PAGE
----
and Other Poems
What is it like, to swim Grand Canyon? "Mostly it's an encounter with an immensely powerful being," says author Rebecca Lawton. "Many of the rapids I didn't choose to fall into but did anyway—Lava Falls, Crystal Rapids, Sockdolager—were gargantuan, relentlessly strong, and undesirable to swimmers. Still they were, in their way, part of the Canyon's ability to capture hearts and lives with terrific force, beauty, and light."
"Truth flows through these poems like a cold deep river, and human love for hard things settles on that river like late sun, casting a steely sheen over all of it. Read Swimming Grand Canyon to be there—on the restless river, and deep in the knowing heart." –Kim Stafford, author of Singer Come from Afar
"Rebecca Lawton’s poems jump off the page. She is achingly alive and heartbreakingly present in Swimming Grand Canyon, “living mortgage free” in her life as a river guide. We travel with her, meeting the characters with whom she shares the risks of that life. I love the immediacy of her narratives, her lively verbs, and her open heart." —Elizabeth C. Herron, author of Insistent Grace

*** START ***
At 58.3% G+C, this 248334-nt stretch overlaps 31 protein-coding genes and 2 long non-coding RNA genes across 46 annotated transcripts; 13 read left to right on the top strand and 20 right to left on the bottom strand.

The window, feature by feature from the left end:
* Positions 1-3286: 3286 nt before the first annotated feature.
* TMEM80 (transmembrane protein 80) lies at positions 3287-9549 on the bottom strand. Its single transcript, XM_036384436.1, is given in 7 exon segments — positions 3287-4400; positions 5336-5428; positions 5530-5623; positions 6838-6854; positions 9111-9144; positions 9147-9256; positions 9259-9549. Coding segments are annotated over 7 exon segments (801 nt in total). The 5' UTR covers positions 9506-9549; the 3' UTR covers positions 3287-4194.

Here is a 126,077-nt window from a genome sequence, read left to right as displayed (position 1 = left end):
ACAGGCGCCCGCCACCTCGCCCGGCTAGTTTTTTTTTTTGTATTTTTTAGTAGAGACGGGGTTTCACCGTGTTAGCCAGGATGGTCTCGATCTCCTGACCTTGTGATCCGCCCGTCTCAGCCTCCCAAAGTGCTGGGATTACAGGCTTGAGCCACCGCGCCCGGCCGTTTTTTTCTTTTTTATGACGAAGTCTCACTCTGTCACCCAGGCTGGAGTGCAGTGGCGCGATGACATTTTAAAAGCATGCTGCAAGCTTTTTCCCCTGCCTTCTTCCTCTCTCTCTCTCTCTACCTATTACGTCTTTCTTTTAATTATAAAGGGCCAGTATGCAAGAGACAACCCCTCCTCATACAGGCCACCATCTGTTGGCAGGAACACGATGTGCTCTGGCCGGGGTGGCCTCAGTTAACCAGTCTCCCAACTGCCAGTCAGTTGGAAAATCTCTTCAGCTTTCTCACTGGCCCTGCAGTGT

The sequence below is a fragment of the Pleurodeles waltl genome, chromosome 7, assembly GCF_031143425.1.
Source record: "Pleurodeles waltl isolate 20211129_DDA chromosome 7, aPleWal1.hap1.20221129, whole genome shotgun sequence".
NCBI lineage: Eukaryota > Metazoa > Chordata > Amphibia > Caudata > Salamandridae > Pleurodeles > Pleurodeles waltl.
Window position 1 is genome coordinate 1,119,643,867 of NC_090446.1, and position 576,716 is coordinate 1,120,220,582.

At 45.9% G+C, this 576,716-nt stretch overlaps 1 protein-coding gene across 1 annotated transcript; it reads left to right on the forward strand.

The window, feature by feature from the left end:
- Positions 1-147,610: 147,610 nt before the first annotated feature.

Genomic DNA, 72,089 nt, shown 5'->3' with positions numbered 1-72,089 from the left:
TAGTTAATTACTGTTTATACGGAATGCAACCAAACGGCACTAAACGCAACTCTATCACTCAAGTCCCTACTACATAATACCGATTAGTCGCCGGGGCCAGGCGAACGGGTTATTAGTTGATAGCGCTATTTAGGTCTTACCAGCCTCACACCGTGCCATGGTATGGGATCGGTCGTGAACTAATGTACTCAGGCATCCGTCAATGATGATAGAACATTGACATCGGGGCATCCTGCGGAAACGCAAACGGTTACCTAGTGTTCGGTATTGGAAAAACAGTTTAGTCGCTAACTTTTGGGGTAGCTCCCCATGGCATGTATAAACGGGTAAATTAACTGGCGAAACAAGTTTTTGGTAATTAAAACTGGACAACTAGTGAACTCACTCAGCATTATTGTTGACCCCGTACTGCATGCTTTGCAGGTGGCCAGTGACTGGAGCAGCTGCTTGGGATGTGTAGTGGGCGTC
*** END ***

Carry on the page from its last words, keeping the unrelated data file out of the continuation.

"Rebecca Lawton’s Swimming Grand Canyon has the inviting rhythm of a river trip, quickly going from names on a map to the “first rapids” to “there is no turning back.” These poems have something of that cobble-essence, in spite of the losses she describes, finding “we are far richer than we thought we’d be.” What Lawton places in our hands is a rare gift, smoothed and polished." –Arthur Dawson, author of Where the World Begins: Sonoma Mountain Stories and Images
from the title poem, "Swimming Grand Canyon"
Georgie always said
if she could find a man
who gave her the same thrill
as the river, she’d marry him
As she spoke she never looked
straight at me
Her stare hurled into the distance
Maybe she saw clearly what was ahead
and didn’t care